Theme Park Game

Adventure Claw
Adventure Claw

This summer, some other GT teachers and I got together to host some free online classes through Edmodo for our 3rd-5th graders.  My class is called, “Make a Theme Park.”  Each week, the students are invited to make something for a theme park that they have imagined. For the 1st week, the challenge was to build a model of a theme park ride, and the fantabulous Joey Hudy judged.  You can see the post I did on the winners here.  During the second week, the students created theme park mascots, and Braeden the Master of Puppetry was our judge.  Here is the link to that post.  For week #3, I invited Michael Medvinsky (@mwmedvinsky) to judge theme songs created by the students for their parks.  You can find the winner, as well as a link to the Padlet of their submissions, here.

The final week of our “Make a Theme Park” class was judged by Sylvia Todd.  For those of you who don’t know Sylvia, she is the delightful host of Sylvia’s Super Awesome Maker Show.  She also, along with Joey Hudy (our 1st week’s judge) appeared at the first White House Maker Faire this summer.  And, she has a book coming out – hopefully very soon!

Sylvia’s task was to judge the games that students to made to go along with their theme parks.  This project assignment was similar to the Global Cardboard Challenge in which some of my students participated last September and October.  Sylvia chose “Adventure Claw” to be the winner for the week.  The game, pictured at the top of this post, was described this way by its maker: “The alligator on top is the claw, and when you pull the string it moves! If you are lucky, you might even get a prize. I was able to pick up a dime.”

Some of the other entries were:

undertheseaUnder the Sea – You get five tries to throw the water balloon through the holes. The eyes are two points each and the mouth is three points (like basketball).

jellyfishdefenseJellyfish Defense – I made a pinball machine. You have 3 lives to try and get as many points as possible. I used magnets to get the double ball and multiball.

whackamouseWhack-a-Mouse – When someone underneath the box pushes up the cups you will have to whack the mice with the cat paw.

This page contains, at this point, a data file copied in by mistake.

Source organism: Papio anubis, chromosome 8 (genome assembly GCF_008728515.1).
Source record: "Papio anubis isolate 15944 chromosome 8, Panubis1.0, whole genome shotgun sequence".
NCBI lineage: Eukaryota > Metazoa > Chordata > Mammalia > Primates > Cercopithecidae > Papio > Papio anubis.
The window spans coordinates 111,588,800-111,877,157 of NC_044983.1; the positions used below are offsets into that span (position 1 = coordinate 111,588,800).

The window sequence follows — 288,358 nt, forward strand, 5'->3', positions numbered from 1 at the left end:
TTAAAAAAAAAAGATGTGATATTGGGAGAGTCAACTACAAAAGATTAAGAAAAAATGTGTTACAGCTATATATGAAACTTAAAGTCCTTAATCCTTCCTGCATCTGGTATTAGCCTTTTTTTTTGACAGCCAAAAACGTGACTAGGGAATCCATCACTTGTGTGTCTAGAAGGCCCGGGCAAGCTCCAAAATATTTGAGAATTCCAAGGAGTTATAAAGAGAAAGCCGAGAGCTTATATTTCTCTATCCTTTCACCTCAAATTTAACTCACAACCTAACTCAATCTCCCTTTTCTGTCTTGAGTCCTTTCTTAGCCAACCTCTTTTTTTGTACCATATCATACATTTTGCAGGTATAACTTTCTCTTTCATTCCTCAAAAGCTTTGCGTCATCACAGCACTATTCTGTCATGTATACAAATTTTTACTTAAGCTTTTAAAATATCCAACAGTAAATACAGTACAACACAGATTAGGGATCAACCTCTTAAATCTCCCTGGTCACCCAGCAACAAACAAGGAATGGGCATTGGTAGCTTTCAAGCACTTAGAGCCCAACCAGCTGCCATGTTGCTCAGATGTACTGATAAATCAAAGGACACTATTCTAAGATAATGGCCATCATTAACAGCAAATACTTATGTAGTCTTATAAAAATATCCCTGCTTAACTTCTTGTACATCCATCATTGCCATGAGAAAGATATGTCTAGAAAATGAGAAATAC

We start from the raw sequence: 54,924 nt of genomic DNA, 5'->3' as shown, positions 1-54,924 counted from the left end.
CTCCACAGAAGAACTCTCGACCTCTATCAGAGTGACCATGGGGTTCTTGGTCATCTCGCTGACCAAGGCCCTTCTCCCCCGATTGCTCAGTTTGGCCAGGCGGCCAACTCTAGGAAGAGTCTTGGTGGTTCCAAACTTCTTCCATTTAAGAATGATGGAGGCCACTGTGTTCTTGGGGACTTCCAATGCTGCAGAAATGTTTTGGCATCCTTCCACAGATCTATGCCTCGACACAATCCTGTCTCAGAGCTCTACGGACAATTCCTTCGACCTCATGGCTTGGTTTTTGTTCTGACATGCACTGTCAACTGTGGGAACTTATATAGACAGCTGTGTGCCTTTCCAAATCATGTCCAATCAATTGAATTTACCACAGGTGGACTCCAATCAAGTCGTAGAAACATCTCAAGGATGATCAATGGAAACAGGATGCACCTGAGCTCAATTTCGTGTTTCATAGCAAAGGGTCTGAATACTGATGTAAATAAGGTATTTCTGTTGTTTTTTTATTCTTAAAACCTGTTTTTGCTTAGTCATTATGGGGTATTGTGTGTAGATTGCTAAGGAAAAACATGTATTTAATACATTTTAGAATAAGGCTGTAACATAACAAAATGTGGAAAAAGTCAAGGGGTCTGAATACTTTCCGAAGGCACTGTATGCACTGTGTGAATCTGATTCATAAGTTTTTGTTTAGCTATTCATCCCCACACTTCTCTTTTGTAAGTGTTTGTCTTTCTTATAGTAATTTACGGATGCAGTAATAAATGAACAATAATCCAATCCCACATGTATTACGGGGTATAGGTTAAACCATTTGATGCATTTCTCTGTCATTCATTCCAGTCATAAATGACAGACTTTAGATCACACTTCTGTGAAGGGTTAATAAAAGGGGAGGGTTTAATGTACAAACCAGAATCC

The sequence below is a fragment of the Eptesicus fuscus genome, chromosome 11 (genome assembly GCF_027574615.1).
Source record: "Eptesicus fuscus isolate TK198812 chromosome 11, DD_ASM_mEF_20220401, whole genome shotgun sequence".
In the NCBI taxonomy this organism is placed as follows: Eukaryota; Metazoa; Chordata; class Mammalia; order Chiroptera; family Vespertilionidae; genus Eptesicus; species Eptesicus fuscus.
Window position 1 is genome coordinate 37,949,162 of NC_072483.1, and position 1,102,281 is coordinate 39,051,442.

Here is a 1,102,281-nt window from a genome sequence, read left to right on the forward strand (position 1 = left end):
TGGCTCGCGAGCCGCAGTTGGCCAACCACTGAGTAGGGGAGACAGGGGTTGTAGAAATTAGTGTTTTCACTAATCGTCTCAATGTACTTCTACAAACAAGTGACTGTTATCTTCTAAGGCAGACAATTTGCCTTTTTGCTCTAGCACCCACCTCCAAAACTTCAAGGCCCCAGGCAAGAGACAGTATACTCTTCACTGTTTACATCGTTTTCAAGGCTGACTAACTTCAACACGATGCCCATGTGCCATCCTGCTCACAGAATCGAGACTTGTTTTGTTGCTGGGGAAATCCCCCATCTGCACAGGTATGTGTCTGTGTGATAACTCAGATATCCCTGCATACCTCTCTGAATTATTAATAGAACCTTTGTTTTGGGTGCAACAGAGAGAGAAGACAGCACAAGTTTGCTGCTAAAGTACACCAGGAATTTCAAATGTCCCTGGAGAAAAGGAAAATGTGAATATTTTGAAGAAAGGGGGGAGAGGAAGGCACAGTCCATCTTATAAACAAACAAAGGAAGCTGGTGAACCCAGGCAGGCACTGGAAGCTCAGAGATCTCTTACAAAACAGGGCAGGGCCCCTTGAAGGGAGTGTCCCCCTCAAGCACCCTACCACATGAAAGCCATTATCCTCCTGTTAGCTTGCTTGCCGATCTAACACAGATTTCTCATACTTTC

Catch Indiana Jones (sorry I don’t have a picture available as only a video was submitted) – Can you catch him? Or will he escape? You get three tries to roll the boulder and hit Indiana Jones. The first Indiana Jones you hit is the one you score points on.

Robot-1900-BoxShot

Tried and True – Robot Turtles

On this blog, I tend to post about a lot of ideas that I find, and some readers don’t always get a chance to know if I ever tried them – or if they were complete flops.  This week, I want to feature a few past ideas that I did try and that were successful – and that I definitely want to do again.

robotturtles

For this week’s Phun Phriday post, I want to revisit a game that I’ve already mentioned a couple of times on this blog – Robot Turtles.  Robot Turtles was another Kickstarter project that I backed, but the product is now available through ThinkFun, Amazon, and Target.  I used it during Hour of Code last year with my younger students to introduce the whole concept of programming.  After that, my 1st graders loved having it in a center during the year.  When my Kindergartners started class in the spring, they also got to try it.  They thoroughly enjoyed it as well.

The great thing about Robot Turtles is that it can be used for various levels of play, and there is a lot of room for imagination and creativity.  Older students and families find it fun to play, too.  If you have some room in your budget for an educational classroom game that is a great value, then I highly recommend Robot Turtles.

Dominoes

For today’s Phun Phriday post, I have a couple of amazing videos created by people who have way more imagination, time, and dominoes than I do!  Both of these videos come courtesy of LaughingSquid.com.  Some dominoes sources are: Marbles, The Brain Store and Bulk Dominoes (recommended by Hevesh5, who created the 1st video).

http://laughingsquid.com/22000-dominoes-fall-in-mind-bogglingly-elaborate-setup-by-hevesh5/

 

http://laughingsquid.com/37-elaborately-linked-setups-of-falling-dominoes-featuring-an-incredible-number-of-domino-rally-stunts/